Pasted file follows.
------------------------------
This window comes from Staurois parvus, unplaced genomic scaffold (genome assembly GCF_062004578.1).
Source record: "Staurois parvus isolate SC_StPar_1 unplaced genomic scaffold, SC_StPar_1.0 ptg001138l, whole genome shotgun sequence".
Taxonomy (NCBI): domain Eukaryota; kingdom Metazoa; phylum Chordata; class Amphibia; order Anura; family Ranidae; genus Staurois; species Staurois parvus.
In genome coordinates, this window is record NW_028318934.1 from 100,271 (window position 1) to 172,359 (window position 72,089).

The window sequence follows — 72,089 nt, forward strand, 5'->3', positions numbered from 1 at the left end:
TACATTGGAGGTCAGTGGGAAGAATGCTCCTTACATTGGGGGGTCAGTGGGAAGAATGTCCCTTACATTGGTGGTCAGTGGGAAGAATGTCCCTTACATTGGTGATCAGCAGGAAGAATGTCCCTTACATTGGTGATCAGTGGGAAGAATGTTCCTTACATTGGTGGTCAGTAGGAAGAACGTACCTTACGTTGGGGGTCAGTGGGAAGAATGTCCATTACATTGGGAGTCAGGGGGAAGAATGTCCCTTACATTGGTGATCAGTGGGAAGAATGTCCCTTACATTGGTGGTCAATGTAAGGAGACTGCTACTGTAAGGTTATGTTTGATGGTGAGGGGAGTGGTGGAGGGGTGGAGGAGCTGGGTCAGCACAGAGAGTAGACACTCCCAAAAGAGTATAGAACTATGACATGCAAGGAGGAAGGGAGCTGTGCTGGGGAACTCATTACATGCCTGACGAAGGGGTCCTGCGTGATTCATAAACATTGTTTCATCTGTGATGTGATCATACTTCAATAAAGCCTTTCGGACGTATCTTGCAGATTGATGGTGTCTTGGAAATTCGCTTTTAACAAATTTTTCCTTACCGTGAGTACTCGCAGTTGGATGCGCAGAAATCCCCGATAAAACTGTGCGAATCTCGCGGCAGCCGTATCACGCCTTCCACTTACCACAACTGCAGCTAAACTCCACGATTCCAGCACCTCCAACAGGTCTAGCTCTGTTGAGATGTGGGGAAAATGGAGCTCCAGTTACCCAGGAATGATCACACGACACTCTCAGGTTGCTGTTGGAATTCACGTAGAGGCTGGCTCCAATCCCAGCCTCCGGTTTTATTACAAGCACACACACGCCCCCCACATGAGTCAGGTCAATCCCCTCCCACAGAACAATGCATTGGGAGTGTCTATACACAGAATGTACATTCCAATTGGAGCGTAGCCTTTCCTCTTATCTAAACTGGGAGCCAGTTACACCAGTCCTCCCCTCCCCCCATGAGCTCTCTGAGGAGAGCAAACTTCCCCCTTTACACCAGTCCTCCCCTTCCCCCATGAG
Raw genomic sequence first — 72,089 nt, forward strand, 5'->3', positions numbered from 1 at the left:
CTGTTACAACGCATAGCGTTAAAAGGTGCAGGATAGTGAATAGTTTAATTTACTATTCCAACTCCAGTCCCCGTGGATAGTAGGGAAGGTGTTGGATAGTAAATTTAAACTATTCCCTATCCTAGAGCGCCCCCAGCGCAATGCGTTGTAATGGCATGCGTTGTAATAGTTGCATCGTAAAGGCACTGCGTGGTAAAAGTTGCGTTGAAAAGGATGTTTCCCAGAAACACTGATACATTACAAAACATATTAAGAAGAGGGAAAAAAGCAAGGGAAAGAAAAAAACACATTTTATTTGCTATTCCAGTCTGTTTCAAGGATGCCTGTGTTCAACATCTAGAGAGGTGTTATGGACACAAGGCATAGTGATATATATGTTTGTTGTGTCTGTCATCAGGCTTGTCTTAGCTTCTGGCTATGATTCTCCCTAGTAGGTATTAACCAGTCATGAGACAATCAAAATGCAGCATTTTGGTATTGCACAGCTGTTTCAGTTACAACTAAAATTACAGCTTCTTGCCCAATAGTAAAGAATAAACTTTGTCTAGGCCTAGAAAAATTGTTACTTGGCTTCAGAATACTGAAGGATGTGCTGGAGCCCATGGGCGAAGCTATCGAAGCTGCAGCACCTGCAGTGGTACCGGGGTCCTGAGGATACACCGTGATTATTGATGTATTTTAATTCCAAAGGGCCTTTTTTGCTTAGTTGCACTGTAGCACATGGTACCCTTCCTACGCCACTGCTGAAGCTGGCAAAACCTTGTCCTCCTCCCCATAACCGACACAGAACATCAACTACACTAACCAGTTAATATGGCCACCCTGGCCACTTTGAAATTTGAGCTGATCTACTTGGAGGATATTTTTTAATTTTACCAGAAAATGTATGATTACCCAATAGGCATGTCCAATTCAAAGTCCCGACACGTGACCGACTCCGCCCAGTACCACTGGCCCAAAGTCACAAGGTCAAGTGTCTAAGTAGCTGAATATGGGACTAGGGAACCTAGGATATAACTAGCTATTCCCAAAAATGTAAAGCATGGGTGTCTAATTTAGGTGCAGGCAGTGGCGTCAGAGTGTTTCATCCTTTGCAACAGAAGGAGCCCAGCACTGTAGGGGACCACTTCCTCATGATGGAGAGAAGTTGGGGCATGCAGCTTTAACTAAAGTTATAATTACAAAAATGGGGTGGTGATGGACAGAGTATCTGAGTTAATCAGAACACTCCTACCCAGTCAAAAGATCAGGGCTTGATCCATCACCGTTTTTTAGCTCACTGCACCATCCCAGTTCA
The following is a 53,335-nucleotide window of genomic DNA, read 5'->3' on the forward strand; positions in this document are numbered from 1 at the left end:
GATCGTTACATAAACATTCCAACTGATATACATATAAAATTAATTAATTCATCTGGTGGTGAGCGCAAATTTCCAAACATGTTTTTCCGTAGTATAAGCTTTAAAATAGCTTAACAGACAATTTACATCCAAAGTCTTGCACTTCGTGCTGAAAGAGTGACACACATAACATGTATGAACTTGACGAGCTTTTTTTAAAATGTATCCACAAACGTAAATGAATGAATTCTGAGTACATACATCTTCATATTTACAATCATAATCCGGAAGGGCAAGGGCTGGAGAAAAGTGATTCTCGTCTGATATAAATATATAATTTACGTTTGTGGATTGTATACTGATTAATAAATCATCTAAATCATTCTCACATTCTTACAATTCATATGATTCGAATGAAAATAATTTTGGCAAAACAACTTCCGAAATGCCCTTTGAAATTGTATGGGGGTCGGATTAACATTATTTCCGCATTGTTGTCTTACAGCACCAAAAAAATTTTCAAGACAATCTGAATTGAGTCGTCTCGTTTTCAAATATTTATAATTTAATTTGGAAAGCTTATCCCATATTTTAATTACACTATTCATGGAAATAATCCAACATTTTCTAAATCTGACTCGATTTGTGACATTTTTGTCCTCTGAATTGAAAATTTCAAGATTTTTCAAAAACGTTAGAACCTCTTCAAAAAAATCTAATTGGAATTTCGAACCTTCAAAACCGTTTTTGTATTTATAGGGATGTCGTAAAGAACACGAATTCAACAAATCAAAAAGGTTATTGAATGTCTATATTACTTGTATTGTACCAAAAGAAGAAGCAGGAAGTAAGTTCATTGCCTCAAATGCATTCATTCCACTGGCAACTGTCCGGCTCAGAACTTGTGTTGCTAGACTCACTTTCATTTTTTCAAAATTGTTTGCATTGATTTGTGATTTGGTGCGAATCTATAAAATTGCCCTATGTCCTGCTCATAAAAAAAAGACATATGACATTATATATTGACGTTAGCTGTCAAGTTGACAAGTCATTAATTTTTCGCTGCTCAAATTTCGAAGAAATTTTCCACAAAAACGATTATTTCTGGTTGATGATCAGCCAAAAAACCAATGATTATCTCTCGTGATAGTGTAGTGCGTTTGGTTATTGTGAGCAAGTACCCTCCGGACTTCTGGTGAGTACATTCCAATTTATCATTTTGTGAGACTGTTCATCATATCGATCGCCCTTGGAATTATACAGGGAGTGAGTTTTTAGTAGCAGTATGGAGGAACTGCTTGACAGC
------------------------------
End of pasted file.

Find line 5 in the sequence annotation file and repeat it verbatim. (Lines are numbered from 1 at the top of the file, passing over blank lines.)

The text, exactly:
The window sequence follows — 72,089 nt, forward strand, 5'->3', positions numbered from 1 at the left end: